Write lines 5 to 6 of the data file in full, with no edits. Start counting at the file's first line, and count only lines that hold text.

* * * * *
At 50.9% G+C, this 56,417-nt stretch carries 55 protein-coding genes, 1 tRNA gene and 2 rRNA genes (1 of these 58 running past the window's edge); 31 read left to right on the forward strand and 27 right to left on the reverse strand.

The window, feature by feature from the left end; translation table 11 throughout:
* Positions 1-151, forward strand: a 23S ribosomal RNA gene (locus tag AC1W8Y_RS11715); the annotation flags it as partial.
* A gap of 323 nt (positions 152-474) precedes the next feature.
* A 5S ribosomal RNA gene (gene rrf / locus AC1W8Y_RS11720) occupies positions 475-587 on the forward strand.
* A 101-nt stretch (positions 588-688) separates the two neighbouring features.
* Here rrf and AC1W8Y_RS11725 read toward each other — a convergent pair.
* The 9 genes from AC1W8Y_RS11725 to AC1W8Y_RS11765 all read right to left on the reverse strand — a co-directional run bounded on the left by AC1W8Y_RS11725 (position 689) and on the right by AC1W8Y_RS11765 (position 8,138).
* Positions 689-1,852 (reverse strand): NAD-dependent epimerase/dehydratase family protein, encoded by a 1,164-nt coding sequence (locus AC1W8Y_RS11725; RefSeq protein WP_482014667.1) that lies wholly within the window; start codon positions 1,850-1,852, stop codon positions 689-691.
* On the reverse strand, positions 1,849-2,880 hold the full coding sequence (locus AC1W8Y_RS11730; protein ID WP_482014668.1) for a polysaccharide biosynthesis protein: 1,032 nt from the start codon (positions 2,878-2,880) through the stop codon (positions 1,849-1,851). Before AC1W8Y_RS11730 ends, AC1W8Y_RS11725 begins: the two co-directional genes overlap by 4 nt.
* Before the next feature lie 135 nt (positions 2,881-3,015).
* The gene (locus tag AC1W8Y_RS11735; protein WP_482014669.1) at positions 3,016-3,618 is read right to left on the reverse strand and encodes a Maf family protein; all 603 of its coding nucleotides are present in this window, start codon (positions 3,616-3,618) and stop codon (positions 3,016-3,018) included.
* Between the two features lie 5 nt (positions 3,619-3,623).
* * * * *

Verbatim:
* A 5S ribosomal RNA gene (gene rrf / locus AC1W8Y_RS11720) occupies positions 475-587 on the forward strand.
* A 101-nt stretch (positions 588-688) separates the two neighbouring features.